Evolving Leadership Training

April 19, 2014

Sunita Mutha, MD FACP
Professor of Clinical Medicine
Director of the Center for the Health Professions
University of California, San Francisco

For the past fifteen years, the Center for the Health Professions has trained leaders and emerging leaders in health systems throughout California and across the nation. We are very proud of the individual and collective contributions our alumni are making in health care. In order to maintain the high bar we’ve set for ourselves to provide relevant and effective curriculum, we have continuously evaluated our training programs. Not only are we seeing evidence of the benefits to the individual leaders who have gone through our programs, but that these benefits in turn accelerate needed change in a variety of healthcare arenas ranging from community health centers to academia. As we strive to increase our impact, this is a good time to take stock of what has stayed the same and what has changed with our leadership training programs.

What has stayed the same?
The starting point for all of our training efforts is fostering an accurate self-awareness of which skills are strengths and which are not. This knowledge is the foundation for identifying what development is needed to become a more effective leader. Our training curriculum focuses on increasing knowledge and skills in key areas, especially on improving the effectiveness of interpersonal interactions (e.g., communication and working in teams). The more intensive leadership programs create an intentional opportunity to apply what is learned--typically as an improvement project in an everyday work setting. The ability to apply new knowledge, test new skills, and participate in a structured reflection about the experience, is e key to changing leadership behaviors. What else has stayed the same? A need for in-person trainings; face-to-face interactions are an essential foundation for building networks, as well as developing many of the desired skills, particularly the interpersonal ones.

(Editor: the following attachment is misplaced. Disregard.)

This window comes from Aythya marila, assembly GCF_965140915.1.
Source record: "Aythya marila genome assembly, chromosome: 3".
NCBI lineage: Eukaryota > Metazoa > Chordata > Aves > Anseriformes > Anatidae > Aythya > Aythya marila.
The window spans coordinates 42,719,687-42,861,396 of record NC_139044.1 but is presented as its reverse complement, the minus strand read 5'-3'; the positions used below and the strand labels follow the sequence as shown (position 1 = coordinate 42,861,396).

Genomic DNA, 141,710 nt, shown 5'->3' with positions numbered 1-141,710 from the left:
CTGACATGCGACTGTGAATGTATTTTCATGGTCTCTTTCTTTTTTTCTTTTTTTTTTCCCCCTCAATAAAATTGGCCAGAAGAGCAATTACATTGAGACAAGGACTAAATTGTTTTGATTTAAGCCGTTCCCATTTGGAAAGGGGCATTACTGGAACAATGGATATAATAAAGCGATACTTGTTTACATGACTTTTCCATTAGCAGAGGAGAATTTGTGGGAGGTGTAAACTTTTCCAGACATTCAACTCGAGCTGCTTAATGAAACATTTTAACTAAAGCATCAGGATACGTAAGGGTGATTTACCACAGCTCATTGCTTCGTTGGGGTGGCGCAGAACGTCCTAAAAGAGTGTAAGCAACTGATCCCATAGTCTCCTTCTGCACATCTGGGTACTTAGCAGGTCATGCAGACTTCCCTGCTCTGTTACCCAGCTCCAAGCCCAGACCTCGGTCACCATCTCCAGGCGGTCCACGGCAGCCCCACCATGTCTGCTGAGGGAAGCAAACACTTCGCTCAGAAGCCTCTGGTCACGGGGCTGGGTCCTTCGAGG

What has changed?
We increasingly focus on developing awareness of group or team strengths and dynamics. The complexity of today’s work requires a team to achieve the desired outcomes, raising the need to understand the strengths and weaknesses of the collective, as well as the individual. Rapid changes in health care delivery and increasing specialization of knowledge and functions (e.g., quality improvement and information technology) have also propelled a focus on skills that allow individuals and groups to lead and manage change. This involves a systematic use of organizational strategies, structures, and procedures to deal with changes in the external environment.

What is ahead?

In the coming year, we are focused on further integrating new knowledge into our training efforts. We are especially interested in identifying meaningful ways to integrate design thinking and evidence-based entrepreneurship into our leadership training programs. Our unique strength at the Center is the ability to bring academic rigor to this undertaking and to apply our robust research skills inform and evaluate the impact of these changes. Finally, we are committed to intensifying our efforts to strengthen the networks that connect our leadership program alumni. We know that these alumni are the agents of change so vital to creating the health care delivery systems now and into the future.


Of Interest

Each month Sunita Mutha writes an article on a timely and relevant issue. Check back here next month for the latest hot topic.
Want to ask Sunita a question or give her your feedback? Contact her at: sunita.mutha@ucsf.edu
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